I just reread Erich Maria Remarque’s great novel ‘Im Westen nichts Neues’
the vigilant observer will catch the anachronistic and east-for-west image, but, you get the idea...
couple of thoughts—I can never read it without being moved—
but I consider how many individuals hate this book because they were made to read it in school.
another thought is, though the title translates as ‘in the west, nothing new’—
I find the English paraphrase ‘All Quiet on the Western Front’ to be much more evocative.
the very best example of ‘gained in the translation’ has to be Marc Blitzstein’s rewriting of Bertolt Brecht’s ‘Die Moritat von Mackie Messer’ into the American hit ‘Mack the Knife’...
among classics of WW1 literature, Remarque’s novel is first fiddle of the quartet that includes Ernest Hemmingway’s ‘A Farewell to Arms,’ e.e. cummings’s ‘The Enormous Room,’ and John Dos Passos’s ‘Three Soldiers.’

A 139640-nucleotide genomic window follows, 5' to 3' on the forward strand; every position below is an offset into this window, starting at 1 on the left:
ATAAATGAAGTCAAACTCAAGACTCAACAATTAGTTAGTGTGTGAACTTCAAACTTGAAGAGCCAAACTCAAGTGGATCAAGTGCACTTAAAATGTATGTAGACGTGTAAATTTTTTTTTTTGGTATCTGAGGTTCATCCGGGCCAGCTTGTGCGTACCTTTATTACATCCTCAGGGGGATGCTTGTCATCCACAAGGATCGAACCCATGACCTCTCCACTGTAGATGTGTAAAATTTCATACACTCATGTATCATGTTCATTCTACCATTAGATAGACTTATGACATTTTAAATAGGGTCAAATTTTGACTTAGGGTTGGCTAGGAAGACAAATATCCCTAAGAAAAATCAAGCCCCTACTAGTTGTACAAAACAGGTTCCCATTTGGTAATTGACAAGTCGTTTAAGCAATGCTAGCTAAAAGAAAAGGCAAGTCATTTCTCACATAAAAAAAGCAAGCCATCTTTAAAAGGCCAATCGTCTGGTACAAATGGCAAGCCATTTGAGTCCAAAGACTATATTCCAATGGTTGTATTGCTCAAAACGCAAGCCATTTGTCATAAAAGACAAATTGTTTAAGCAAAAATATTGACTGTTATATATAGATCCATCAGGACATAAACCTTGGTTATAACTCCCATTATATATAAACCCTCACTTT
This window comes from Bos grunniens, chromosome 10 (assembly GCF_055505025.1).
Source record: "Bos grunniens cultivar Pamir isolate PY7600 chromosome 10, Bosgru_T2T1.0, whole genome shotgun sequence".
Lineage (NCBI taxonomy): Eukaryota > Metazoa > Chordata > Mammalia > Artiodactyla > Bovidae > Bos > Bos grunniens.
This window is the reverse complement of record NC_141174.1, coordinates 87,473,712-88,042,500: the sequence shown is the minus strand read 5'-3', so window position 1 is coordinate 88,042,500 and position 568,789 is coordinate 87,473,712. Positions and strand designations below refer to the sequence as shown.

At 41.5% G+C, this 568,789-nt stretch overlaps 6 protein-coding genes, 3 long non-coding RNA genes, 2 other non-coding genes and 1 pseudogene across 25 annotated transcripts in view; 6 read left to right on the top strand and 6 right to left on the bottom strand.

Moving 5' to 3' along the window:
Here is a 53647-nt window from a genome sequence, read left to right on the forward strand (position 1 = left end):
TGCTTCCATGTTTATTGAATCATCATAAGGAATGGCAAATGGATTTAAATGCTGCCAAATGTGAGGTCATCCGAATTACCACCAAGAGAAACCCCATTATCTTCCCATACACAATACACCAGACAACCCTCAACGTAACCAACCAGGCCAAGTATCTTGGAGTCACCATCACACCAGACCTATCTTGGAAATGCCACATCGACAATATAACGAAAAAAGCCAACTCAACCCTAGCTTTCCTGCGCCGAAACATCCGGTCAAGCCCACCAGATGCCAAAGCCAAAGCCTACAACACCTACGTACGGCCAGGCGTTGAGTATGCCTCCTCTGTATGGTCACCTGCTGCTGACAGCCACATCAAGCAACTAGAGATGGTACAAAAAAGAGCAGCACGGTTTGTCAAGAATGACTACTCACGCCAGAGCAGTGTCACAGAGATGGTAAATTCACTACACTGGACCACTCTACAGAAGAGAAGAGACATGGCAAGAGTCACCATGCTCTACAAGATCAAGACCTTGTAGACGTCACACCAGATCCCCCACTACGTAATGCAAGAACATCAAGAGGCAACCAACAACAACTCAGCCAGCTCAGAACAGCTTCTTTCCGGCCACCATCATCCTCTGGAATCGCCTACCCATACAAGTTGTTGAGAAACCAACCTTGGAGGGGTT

the imagery and content guaranteed this work its pride of place among the very first books that the Nazis burned when they took power in 1933.
and along with this reading comes the occasional cynical thought—what do you do, if your first novel is one of the monuments of Western literature, and then you’ve got to live forty years longer...? certainly EMR produced a couple other fine novels, and many decent ones during the composition of which it must have become clear to him that he was neither Thomas Mann nor Herman Hesse, but this début was rather an impossible act to follow ~